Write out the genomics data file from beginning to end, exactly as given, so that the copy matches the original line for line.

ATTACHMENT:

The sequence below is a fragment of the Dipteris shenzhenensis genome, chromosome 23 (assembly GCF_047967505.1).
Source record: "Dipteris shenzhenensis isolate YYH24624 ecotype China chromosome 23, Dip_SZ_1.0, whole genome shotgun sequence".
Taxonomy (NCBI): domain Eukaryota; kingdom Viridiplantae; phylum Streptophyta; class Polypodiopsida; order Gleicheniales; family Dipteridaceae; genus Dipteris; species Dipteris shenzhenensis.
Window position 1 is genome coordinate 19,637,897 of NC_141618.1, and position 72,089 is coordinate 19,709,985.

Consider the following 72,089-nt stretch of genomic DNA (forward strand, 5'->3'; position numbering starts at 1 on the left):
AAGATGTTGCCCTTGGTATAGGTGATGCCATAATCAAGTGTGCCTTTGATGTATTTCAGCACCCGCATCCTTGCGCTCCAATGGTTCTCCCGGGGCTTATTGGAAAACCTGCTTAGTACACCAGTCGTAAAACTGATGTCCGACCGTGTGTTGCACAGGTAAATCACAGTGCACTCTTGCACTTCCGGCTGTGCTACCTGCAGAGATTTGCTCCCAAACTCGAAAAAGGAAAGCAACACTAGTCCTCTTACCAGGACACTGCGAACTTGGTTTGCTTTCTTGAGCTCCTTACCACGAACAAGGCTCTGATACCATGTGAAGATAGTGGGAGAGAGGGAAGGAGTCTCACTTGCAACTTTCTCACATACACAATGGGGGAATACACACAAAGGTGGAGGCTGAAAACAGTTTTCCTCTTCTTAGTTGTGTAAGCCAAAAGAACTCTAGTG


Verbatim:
The sequence below is a fragment of the Dipteris shenzhenensis genome, chromosome 23 (assembly GCF_047967505.1).
Source record: "Dipteris shenzhenensis isolate YYH24624 ecotype China chromosome 23, Dip_SZ_1.0, whole genome shotgun sequence".
Taxonomy (NCBI): domain Eukaryota; kingdom Viridiplantae; phylum Streptophyta; class Polypodiopsida; order Gleicheniales; family Dipteridaceae; genus Dipteris; species Dipteris shenzhenensis.
Window position 1 is genome coordinate 19,637,897 of NC_141618.1, and position 72,089 is coordinate 19,709,985.

Consider the following 72,089-nt stretch of genomic DNA (forward strand, 5'->3'; position numbering starts at 1 on the left):
AAGATGTTGCCCTTGGTATAGGTGATGCCATAATCAAGTGTGCCTTTGATGTATTTCAGCACCCGCATCCTTGCGCTCCAATGGTTCTCCCGGGGCTTATTGGAAAACCTGCTTAGTACACCAGTCGTAAAACTGATGTCCGACCGTGTGTTGCACAGGTAAATCACAGTGCACTCTTGCACTTCCGGCTGTGCTACCTGCAGAGATTTGCTCCCAAACTCGAAAAAGGAAAGCAACACTAGTCCTCTTACCAGGACACTGCGAACTTGGTTTGCTTTCTTGAGCTCCTTACCACGAACAAGGCTCTGATACCATGTGAAGATAGTGGGAGAGAGGGAAGGAGTCTCACTTGCAACTTTCTCACATACACAATGGGGGAATACACACAAAGGTGGAGGCTGAAAACAGTTTTCCTCTTCTTAGTTGTGTAAGCCAAAAGAACTCTAGTG